The National Postal Museum Is About To Make A Taxing MistakeBy Ronald E. Lesher
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The National Postal Museum plans to sell or destroy millions of revenue stamps — stamps that show that a tax has been paid, whether it's for spirits, playing cards, newspapers or something else. The debate is stirring strong emotions among specialists in revenue stamps. Among them is Ron Lesher, a past president of the American Revenue Association and a Director-at-Large of the American Philatelic Society, whose board earlier this year rejected Lesher's motion to advise the NPM not to sell selected revenue stamps.
The impending actions of the National Postal Museum in deaccessioning [selling some of its collection] rarely-seen or -sold revenue stamps raise some serious issues in the philatelic community. There is no doubt in my mind that this event will provide a marvelous case study for future museums studies curricula. Will it be a positive example to be emulated or a list of things to be avoided by other museums? I hope for the former, but it may be the latter. Read on.
1. Collecting Impact
2. Exhibiting Impact
"Oh, yes, these are from the NPM deaccessioning."3. NPM Image
If the NPM proceeds on its current course of action of major disruptions to the rare revenue stamp market, it is not at all clear what changes in its public image will be occurring. Public perception is key to future fund raising efforts and should logically be a part of their analysis of maximizing revenue. There is a callous disregard for public image in the NPM press releases. Paraphrased they say, we need money, the stamps were permitted to be used to help bolster our collection, we will get the money we want by selling the remainders.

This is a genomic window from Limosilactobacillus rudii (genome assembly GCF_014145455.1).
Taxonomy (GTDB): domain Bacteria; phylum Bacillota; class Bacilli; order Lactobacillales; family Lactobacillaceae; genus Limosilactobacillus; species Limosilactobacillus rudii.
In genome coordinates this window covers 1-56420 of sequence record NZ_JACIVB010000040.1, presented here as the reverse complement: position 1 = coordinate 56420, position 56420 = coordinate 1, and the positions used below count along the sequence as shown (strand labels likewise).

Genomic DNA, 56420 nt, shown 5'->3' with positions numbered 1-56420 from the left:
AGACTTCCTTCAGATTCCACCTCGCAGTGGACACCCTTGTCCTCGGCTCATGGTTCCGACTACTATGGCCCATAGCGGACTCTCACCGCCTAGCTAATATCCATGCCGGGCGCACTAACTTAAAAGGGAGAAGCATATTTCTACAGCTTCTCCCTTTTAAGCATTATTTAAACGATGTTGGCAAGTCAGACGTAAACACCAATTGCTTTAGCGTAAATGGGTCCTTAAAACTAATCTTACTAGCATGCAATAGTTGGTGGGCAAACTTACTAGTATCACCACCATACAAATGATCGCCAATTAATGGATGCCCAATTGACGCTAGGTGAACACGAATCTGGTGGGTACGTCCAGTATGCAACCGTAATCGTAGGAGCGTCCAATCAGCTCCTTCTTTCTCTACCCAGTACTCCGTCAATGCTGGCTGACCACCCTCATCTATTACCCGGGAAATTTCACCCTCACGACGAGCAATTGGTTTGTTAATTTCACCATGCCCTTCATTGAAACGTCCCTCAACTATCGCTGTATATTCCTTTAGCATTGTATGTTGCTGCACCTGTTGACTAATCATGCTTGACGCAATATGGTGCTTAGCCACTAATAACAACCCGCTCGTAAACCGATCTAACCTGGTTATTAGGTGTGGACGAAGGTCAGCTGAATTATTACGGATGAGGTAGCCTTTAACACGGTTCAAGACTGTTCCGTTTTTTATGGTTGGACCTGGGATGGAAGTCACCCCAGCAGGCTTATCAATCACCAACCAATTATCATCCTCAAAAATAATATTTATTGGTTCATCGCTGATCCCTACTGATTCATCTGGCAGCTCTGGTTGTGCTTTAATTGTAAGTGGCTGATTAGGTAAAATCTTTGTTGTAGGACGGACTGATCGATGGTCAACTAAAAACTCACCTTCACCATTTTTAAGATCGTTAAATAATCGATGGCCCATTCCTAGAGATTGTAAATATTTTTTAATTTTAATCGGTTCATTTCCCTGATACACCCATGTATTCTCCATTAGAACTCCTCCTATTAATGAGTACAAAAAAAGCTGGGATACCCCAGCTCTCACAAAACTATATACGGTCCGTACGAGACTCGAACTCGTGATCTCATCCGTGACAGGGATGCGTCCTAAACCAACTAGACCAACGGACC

4. Maximizing Revenue The MBA Way
5. Final Thoughts
In a similar fashion, the NPM has decided that the hoard of revenue stamps is a cash cow. They need money, so they can both save storage costs and raise needed revenue by deaccessioning the stamps. Given that assumption, the NPM has chosen to ignore business ethics regarding manipulations of the stamp market. The end justifies the means.
Although I will not be impacted financially because as luck would have it I disposed of my wine stamp rarities at the top of the market before the deaccessioning plan was announced, I am wounded by the NPM's proposed deaccession. I have spent 30 years seriously collecting and exhibiting the wine stamps. In 1972 my exhibit garnered a silver bronze and I was ecstatic. Last year I was in the C of C's at Columbus. I had made it to the top! Perhaps I was even more ecstatic than when I got the silver bronze in 1972, but not a lot more. Now it was time to let others enjoy the stamps that enabled my triumph.
My primary collecting interests have moved on, but I cannot turn my back on all the hurt that will be inflicted on those individuals who assisted me in my study and the exhibiting of the wine stamps. That is why I am so impassioned.
Would this discussion be any different if the NPM serendipitously discovered tomorrow that in 1918 the U.S. Post Office had transferred to them 500 sheets of the Inverted Jenny? May I remind you that the 1-7/10¢ wine is in some ways the icon to wine stamps as the inverted Jenny is to U.S. airmails.